London’s mayor has called on the UK government to proscribe the political wing of Hezbollah as pressure grows for action to stop the group’s flag from being flown during the annual Al Quds march in the capital on Sunday.
The UK has only proscribed the military wing of the organisation and police say they cannot act against marchers carrying the flag during Sunday’s march in support of the people of Palestine.
Sadiq Khan has written to the Home Secretary, Sajid Javid – two men who represent the most senior Muslim politicians in Britain - to “raise his deep concerns about the support shown for Hezbollah at the annual Al Quds Day march,” said a mayor’s spokesman.
Mr Khan wrote to Mr Javid’s predecessor, Amber Rudd, in 2017 to unsuccessfully press his case for a ban on the group. He wrote to Mr Javid after Ms Rudd quit the job in April over an immigration scandal at the department.
In his letter seen by The National, Mr Khan said: "I have deep concerns, as do many others, about support shown for Hezbollah at the annual Al Quds Day march.
“Anti-semitism or hate crime of any kind has no place in our city, where instead we celebrate our diversity.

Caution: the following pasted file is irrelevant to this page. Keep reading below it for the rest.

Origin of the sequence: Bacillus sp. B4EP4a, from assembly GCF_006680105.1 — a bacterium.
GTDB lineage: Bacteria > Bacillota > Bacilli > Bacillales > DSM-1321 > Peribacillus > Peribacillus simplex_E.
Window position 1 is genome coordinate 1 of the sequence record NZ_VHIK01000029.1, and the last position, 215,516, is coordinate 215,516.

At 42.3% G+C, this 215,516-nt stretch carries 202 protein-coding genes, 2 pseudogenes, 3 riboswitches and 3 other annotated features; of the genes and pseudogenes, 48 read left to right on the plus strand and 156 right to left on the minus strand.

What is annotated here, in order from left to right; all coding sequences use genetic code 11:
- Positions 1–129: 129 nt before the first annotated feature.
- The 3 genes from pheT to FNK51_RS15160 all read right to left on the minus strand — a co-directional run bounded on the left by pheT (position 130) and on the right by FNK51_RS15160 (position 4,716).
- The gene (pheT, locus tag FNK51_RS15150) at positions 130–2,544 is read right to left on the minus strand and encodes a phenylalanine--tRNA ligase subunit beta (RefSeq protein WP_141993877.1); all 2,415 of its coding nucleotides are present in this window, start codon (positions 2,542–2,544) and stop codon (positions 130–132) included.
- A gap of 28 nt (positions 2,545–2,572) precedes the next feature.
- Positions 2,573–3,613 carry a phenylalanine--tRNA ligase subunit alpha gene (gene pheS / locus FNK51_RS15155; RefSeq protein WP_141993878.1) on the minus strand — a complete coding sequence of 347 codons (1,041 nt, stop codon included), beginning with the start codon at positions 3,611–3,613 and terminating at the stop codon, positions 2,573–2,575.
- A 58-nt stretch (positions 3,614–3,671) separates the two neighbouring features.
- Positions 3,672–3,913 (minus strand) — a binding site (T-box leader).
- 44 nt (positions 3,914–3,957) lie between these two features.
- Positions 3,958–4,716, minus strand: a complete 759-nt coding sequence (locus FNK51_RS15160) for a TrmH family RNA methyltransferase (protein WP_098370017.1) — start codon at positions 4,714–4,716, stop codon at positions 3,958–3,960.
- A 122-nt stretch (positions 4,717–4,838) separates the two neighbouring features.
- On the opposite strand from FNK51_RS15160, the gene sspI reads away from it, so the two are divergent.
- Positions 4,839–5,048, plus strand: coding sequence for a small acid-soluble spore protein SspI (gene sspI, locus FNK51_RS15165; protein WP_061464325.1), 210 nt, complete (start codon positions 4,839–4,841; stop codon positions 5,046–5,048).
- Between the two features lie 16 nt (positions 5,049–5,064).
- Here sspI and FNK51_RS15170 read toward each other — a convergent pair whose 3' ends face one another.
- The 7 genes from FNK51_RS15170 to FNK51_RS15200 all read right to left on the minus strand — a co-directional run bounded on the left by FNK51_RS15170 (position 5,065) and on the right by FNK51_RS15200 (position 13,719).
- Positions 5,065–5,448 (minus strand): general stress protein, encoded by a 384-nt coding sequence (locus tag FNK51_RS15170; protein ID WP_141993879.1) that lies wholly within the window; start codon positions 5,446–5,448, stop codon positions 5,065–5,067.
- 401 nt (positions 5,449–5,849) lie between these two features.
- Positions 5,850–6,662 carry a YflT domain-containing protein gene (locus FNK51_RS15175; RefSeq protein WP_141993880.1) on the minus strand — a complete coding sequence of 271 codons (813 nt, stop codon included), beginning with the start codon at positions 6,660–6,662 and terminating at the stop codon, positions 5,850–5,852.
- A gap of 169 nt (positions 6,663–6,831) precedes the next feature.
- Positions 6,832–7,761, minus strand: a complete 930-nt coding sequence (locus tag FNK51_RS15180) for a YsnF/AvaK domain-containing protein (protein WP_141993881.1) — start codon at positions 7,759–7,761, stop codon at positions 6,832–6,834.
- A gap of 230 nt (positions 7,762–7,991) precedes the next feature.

“I was disappointed that your predecessor refused my request last year to proscribe the political wing of Hezbollah in this country, which would have closed a legal loophole exploited as a vehicle for extremist views.
“I once again urge you as Home Secretary to reconsider that decision.”
The UK proscribed part of Hezbollah’s military wing in 2001 and then extended measures in 2008 but also confirmed it did not apply to the Iranian-backed organisation’s political activities.
The group is fully proscribed by the UAE and the United States, which last month imposed sanctions on Hezbollah's representative to Iran, as well as a financier and five companies in Europe, West Africa and the Middle East.
Proscription makes it illegal to be a member, support or arrange a meeting to back the group. It also bans supportive clothing and banners and the group’s assets are subject to freezing and seizure.
British police have previously said that the Hezbollah flag represents the whole of the organisation and they cannot act against anyone just carrying it without further grounds to indicate they were supporting terrorism.
Massoud Shadjareh, chairman of the Islamic Human Rights Commission which is organising the London march, opposed the mayor’s intervention. “The reason for proscribing an organisation is not because people are finding it distasteful or dislike it but because of a genuine security risk.”